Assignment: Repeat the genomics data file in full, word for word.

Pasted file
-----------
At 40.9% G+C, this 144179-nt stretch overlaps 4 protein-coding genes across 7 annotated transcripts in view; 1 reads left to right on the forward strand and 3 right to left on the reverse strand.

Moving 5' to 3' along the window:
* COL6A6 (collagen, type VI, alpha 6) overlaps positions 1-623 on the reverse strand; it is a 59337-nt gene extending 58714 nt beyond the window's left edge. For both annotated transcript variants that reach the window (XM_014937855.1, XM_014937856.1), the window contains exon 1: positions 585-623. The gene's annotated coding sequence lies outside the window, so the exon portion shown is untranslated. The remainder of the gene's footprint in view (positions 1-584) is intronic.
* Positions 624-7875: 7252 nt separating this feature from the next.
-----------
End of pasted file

At 40.9% G+C, this 144179-nt stretch overlaps 4 protein-coding genes across 7 annotated transcripts in view; 1 reads left to right on the forward strand and 3 right to left on the reverse strand.

Moving 5' to 3' along the window:
* COL6A6 (collagen, type VI, alpha 6) overlaps positions 1-623 on the reverse strand; it is a 59337-nt gene extending 58714 nt beyond the window's left edge. For both annotated transcript variants that reach the window (XM_014937855.1, XM_014937856.1), the window contains exon 1: positions 585-623. The gene's annotated coding sequence lies outside the window, so the exon portion shown is untranslated. The remainder of the gene's footprint in view (positions 1-584) is intronic.
* Positions 624-7875: 7252 nt separating this feature from the next.